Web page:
Researchers create two-segment nanotubes with distinct semiconducting domains

October 21, 2011 by Bob Yirka, report

SEM and TEM micrographs of a research sample. Image: Science, DOI:10.1126/science.1210369
( -- A group of researchers working in Japan has devised a means of creating dual segmented nanotubes where each segment has separate and distinct semiconducting properties. The team describes how they were able to create the unique nanotubes which are joined by means of a heterojunction, in their paper published in Science.

The team, led by Takanori Fukushima and Takuzo Aida and working out of the RIKEN Advanced Science Institute in Saitama, Japan, created the new nanotubes by growing first one segment from an HBC derivative, then adding bipyridine side-chains to help with metal binding. They then coated the outside of the segment with to stabilize them and to prevent them from clumping.

Once they had the first segment, the next task was to grow another segment of a different type from one of the ends of the first segment. They did this by treating a second HBC derivative with just four fluorine atoms, which helped the two segments stick to one another while the second segment grew.

The end result was a single nanotube with segments that had distinctly different . In this case, one side was made of type p (which has relatively few electrons) while the other side was made of type n semiconducting material (which has a lot of electrons).

Such nanotubes could be used to more efficiently move the hole in an electron-hole pair that strikes a solar cell, shunting it off to the p type semiconductor side of the nanotube and the electron to the type n material side. By making the more efficient, i.e. maximizing the electron-hole separation without dissipation, the new technology could conceivably wind up replacing conventional methods used in solar energy and other technologies. Such nanotubes should also extend the life of many such and could be grown in virtually any shape, making them usable in a wide variety of applications.

The next challenge for the group will be to figure out a way to grow the nanotubes standing up so that the whole process can be standardized and then of course industrialized. Once that’s accomplished, the new could be used in all manner of new devices, ranging from lasers to solar collectors to more efficient transistors.

Explore further: High-mobility semiconducting carbon nanotubes

More information: Supramolecular Linear Heterojunction Composed of Graphite-Like Semiconducting Nanotubular Segments, Science, 21 October 2011: Vol. 334 no. 6054 pp. 340-343 DOI: 10.1126/science.1210369

One-dimensionally connected organic nanostructures with dissimilar semiconducting properties are expected to provide a reliable platform in understanding the behaviors of photocarriers, which are important for the development of efficient photon-to-electrical energy conversion systems. Although bottom-up supramolecular approaches are considered promising for the realization of such nanoscale heterojunctions, the dynamic nature of molecular assembly is problematic. We report a semiconducting nanoscale organic heterojunction, demonstrated by stepwise nanotubular coassembly of two strategically designed molecular graphenes. The dissimilar nanotubular segments, thus connected noncovalently, were electronically communicable with one another over the heterojunction interface and displayed characteristic excitation energy transfer and charge transport properties not present in a mixture of the corresponding homotropically assembled nanotubes.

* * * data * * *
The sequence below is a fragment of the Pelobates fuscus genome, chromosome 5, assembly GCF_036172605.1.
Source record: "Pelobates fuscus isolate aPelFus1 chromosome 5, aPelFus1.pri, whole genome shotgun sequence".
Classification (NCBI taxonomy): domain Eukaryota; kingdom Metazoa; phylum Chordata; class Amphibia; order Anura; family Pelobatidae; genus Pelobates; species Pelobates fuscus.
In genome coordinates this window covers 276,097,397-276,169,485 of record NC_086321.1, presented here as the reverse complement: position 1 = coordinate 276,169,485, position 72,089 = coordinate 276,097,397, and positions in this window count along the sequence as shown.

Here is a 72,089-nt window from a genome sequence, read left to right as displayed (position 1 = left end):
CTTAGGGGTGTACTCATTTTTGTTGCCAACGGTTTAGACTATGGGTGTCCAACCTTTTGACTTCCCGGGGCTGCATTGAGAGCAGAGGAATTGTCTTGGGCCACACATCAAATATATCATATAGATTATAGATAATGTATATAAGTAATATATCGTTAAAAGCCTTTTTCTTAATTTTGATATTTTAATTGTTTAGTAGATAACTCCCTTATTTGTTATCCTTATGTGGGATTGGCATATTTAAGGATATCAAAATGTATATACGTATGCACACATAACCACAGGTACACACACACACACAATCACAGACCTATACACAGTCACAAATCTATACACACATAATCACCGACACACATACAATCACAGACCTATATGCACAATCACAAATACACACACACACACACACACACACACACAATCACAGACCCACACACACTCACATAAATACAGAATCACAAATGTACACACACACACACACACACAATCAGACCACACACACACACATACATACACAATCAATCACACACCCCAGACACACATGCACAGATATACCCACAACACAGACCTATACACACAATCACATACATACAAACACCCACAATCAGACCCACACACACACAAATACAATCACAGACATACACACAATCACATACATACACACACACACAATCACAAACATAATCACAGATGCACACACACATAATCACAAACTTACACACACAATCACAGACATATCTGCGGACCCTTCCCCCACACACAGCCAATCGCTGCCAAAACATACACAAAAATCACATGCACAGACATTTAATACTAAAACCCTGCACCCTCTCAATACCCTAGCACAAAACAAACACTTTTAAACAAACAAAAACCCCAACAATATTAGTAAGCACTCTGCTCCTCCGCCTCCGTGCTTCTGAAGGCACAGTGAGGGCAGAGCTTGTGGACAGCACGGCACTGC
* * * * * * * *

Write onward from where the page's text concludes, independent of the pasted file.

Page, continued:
Related Stories

High-mobility semiconducting carbon nanotubes

April 29, 2004

T Durkop, B M Kim and M S Fuhrer reviewed experiments to determine the resistivity and charge-carrier mobility in semiconducting carbon nanotubes in Journal of Physics: Condens. Matter (vol. 16, 2004, R553-R580) Electron ...

Carbon nanotube avalanche process nearly doubles current

February 9, 2009

( -- By pushing carbon nanotubes close to their breaking point, researchers at the University of Illinois have demonstrated a remarkable increase in the current-carrying capacity of the nanotubes, well beyond ...

High Value Semiconducting Carbon Nanotubes

July 12, 2004

A simple technique has been developed for producing high value semiconducting carbon nanotubes from samples of single and multi walled carbon nanotubes. The Oxford Invention is a technique for purifying samples of carbon ...

Unzipping Carbon Nanotubes Can Make Graphene Ribbons

April 20, 2009

( -- By "unzipping" carbon nanotubes, researchers have shown how to make flat graphene ribbons. Graphene, which is a one-atom-thick sheet of carbon that looks like chicken wire, has unique electrical properties ...

Sandia researcher examines the physics of carbon nanotubes

May 1, 2008

Carbon nanotubes, described as the reigning celebrity of the advanced materials world, are all the rage. Recently researchers at Rice University and Rensselaer Polytechnic Institute used them to make the “blackest black” ...

Recommended for you

'Astrocomb' opens new horizons for planet-hunting telescope

February 19, 2019

The hunt for Earth-like planets, and perhaps extraterrestrial life, just got more precise, thanks to record-setting starlight measurements made possible by a National Institute of Standards and Technology (NIST) "astrocomb."


Please sign in to add a comment. Registration is free, and takes less than a minute. Read more

Click here to reset your password.
Sign in to get notified via email when new comments are made.